Indian-American academic calls for more serious sanctions against Gaddafi

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Washington, Feb.27 (ANI) The United States may have done a favour to Colonel Maummar Gaddafi by imposing sanctions in the 1980s, allowing the latter to consolidate his hold over the country, claims an Indian American academic.

In an interview, Parag Khanna, a senior fellow with the New American Foundation stated that Gaddafi had been in power partially because of the sanctions that had been imposed on him as it isolated his regime from the rest of the world, allowing him to strengthen his hold on the country.

He told CBS News that the sanctions issued on Libya in the 1980's which were lifted in 2004 froze the country in time and harmed the population as they did not have access to economic resources and the kind of foreign investments that a society needs to develop and allowed Gaddafi to own the economy.

When questioned about the credibility of the sanctions and the role that the US should take up, in case of failure Khanna said: " They're going to have to consider more serious measures. They may have to support the potential independence, in fact, of the eastern half of the country, whose capital is Benghazi."

" That's one scenario people were talking about. Potentially some kind of military intervention to try and sort of isolate him further within the capital. Or at least stop some of his military forces from conducting the raids and the assaults they are on the people. There are still some options on the table. This is going to escalate before it deescalates," he added.

6. Washington, Feb27 (ANI): United states has stepped up pressure on Libyan leader Muammar Gaddafi as the regime continues to lash out a violent response to the ongoing anti- government classes.

President Obama has issued an executive order that slaps full economic sanctions against Gaddafi, his family and close associates that include freezing the Gaddafi family assets.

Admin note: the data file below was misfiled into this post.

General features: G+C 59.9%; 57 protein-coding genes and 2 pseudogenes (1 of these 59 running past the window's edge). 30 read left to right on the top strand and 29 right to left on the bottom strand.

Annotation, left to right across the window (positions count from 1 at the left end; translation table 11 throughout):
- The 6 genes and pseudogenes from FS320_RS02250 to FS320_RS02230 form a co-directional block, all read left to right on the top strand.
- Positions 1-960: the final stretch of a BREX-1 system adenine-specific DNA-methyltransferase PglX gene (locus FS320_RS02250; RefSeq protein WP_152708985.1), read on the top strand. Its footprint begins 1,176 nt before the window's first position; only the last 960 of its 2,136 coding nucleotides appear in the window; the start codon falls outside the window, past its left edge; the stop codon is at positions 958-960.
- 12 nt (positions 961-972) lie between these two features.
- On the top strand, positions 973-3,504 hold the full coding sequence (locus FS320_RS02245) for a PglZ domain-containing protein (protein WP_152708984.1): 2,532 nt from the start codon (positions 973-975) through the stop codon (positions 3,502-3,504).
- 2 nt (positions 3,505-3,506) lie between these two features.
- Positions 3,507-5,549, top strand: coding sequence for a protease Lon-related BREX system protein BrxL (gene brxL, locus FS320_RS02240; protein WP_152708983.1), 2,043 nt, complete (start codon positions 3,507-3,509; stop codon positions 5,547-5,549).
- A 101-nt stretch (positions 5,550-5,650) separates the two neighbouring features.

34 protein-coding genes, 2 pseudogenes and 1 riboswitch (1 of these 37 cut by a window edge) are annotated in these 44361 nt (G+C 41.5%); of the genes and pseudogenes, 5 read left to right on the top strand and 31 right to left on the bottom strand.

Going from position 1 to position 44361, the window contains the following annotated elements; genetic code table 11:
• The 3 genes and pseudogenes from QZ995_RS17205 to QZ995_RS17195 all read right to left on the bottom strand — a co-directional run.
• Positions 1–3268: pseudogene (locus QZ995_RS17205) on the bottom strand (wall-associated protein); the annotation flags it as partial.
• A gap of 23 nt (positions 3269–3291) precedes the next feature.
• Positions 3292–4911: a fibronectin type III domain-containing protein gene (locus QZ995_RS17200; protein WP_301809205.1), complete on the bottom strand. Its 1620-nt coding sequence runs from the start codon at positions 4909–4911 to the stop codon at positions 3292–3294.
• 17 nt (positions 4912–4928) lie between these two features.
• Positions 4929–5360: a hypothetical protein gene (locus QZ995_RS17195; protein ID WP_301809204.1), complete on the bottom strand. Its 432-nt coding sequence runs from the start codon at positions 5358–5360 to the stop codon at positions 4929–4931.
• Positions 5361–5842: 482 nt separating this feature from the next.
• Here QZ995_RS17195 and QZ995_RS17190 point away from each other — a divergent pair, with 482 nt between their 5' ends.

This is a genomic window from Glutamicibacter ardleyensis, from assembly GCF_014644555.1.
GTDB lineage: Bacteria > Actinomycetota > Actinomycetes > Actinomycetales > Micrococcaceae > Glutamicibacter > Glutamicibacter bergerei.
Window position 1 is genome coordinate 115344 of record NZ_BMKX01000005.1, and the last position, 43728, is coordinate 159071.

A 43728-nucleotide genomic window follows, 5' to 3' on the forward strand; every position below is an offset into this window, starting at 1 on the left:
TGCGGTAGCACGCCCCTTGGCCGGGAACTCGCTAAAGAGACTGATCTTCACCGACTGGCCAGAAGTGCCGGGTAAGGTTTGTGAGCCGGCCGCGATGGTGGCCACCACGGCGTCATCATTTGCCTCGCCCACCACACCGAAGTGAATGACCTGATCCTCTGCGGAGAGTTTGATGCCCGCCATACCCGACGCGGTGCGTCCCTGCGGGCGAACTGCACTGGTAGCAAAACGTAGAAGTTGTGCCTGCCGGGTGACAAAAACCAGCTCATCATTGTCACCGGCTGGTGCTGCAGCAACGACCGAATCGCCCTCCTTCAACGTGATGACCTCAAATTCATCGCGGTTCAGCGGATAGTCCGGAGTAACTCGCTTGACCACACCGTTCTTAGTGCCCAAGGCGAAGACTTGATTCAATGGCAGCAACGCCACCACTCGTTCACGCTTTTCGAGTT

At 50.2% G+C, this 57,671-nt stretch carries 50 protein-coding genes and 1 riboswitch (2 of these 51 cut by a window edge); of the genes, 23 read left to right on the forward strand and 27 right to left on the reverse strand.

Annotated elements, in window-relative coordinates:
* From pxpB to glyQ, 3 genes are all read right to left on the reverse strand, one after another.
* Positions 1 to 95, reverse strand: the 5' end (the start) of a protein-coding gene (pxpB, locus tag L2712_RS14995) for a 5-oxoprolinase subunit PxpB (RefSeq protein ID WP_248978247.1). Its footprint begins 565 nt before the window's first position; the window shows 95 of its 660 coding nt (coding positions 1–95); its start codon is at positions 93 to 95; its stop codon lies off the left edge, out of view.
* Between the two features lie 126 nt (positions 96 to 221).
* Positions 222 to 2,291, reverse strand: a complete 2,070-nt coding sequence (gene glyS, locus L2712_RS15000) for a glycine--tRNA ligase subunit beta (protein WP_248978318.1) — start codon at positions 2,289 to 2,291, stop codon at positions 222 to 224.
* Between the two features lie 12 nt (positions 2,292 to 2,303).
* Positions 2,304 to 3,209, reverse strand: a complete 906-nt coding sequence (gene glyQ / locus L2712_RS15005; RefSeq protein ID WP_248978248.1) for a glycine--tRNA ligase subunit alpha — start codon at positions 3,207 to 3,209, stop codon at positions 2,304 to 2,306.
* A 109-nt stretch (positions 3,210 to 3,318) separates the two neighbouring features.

The US had ordered an immediate freeze on all assets of the Libyan Government, Gaddafi and four of his sons, held in American banks and other US institutions and temporarily shut down their embassy in Tripoli after evacuating all their cities from there.

The UN Security Council also imposed ten sanctions against Gaddafi, his five sons and top ten associates which includes an arms embargo on Libya, a freezes of financial assets of Gaddafi family and their inner circle, mandates inspections of Libyan vessels and refers the case of attacks against unarmed civilians allegedly sanctioned by the government to the International Criminal Court.

When asked if military intervention was likely, Khanna said: "Right now it is not very likely. We've seen how reluctant the Obama administration is to do that in situations after Iraq and Afghanistan because our forces are stretched. In a case like Libya, we don't know what will come next."

" There are other situations where, when you were to oust a leader you know that there's a government, there's a parliament, there's a cabinet, someone would step in. Here it's already chaos. Just simply taking him out, which is physically possible, but if you don't know what's next, it's somewhat irresponsible," he added.

On being questioned if Gaddafi would be able hold on for the next few weeks, Khanna said that it was too early to tell but possible that he could hang on to Tripoli for a while as the local tribe there was his own and he had started handing out weapons on the streets to his supporters. (ANI)

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